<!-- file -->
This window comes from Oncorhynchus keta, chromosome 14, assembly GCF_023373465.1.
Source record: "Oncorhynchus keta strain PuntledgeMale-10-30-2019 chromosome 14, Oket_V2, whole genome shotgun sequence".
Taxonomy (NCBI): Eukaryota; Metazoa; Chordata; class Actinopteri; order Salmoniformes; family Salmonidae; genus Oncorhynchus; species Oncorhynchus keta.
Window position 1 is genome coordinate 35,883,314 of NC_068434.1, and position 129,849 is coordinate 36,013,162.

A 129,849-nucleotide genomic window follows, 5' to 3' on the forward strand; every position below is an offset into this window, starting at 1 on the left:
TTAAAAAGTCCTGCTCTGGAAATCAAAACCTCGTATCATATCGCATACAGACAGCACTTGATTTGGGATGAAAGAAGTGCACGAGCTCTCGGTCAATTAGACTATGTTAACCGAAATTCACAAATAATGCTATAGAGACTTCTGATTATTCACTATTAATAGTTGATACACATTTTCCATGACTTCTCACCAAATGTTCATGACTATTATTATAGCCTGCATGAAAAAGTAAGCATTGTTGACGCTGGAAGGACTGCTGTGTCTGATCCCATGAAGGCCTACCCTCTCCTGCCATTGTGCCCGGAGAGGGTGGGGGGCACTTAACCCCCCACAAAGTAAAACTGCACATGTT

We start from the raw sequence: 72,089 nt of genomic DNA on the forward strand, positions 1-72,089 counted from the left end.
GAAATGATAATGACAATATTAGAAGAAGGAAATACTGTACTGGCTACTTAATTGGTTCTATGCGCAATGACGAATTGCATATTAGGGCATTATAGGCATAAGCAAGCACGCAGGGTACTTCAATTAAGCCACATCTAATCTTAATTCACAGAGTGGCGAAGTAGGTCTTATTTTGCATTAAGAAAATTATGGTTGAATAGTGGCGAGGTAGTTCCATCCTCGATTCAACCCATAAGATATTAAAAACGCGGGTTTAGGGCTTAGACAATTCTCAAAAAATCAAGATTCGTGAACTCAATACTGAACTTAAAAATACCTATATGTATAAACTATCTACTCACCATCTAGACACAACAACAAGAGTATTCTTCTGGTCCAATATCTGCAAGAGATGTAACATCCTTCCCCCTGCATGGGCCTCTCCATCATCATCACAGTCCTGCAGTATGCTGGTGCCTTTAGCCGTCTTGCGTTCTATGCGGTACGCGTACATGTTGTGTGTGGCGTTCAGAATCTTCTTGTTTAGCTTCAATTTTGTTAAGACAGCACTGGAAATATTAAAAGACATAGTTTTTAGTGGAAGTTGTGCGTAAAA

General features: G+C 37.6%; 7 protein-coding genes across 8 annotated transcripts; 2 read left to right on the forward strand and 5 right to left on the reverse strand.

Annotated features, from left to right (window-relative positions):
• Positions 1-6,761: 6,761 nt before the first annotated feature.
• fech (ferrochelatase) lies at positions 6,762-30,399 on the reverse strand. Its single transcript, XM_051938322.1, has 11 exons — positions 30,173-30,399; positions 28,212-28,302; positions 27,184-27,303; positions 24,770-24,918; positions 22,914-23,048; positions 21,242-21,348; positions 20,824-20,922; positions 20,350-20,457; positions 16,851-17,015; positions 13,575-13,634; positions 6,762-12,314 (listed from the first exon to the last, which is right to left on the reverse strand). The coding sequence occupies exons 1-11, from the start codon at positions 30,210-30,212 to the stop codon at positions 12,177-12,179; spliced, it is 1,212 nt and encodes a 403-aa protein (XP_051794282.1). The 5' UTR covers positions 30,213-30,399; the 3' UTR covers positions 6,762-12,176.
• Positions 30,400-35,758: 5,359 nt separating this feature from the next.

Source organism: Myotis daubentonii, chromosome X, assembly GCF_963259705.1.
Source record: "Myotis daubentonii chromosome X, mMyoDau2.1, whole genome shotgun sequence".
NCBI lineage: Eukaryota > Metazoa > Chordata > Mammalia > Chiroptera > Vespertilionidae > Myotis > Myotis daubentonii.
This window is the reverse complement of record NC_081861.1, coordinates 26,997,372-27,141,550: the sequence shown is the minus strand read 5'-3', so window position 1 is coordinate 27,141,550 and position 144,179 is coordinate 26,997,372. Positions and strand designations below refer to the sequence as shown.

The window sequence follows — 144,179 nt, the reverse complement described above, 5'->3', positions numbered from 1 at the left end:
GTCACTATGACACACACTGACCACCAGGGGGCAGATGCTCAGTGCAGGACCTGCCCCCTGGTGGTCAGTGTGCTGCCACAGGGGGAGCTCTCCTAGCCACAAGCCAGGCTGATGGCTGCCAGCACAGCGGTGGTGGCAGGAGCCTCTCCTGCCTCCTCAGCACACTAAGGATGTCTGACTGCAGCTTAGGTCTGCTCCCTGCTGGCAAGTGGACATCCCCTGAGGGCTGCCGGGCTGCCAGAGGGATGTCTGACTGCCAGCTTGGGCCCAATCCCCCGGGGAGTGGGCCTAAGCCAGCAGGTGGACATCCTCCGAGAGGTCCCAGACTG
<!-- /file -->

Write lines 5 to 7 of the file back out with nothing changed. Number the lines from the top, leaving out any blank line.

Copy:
A 129,849-nucleotide genomic window follows, 5' to 3' on the forward strand; every position below is an offset into this window, starting at 1 on the left:
TTAAAAAGTCCTGCTCTGGAAATCAAAACCTCGTATCATATCGCATACAGACAGCACTTGATTTGGGATGAAAGAAGTGCACGAGCTCTCGGTCAATTAGACTATGTTAACCGAAATTCACAAATAATGCTATAGAGACTTCTGATTATTCACTATTAATAGTTGATACACATTTTCCATGACTTCTCACCAAATGTTCATGACTATTATTATAGCCTGCATGAAAAAGTAAGCATTGTTGACGCTGGAAGGACTGCTGTGTCTGATCCCATGAAGGCCTACCCTCTCCTGCCATTGTGCCCGGAGAGGGTGGGGGGCACTTAACCCCCCACAAAGTAAAACTGCACATGTT

We start from the raw sequence: 72,089 nt of genomic DNA on the forward strand, positions 1-72,089 counted from the left end.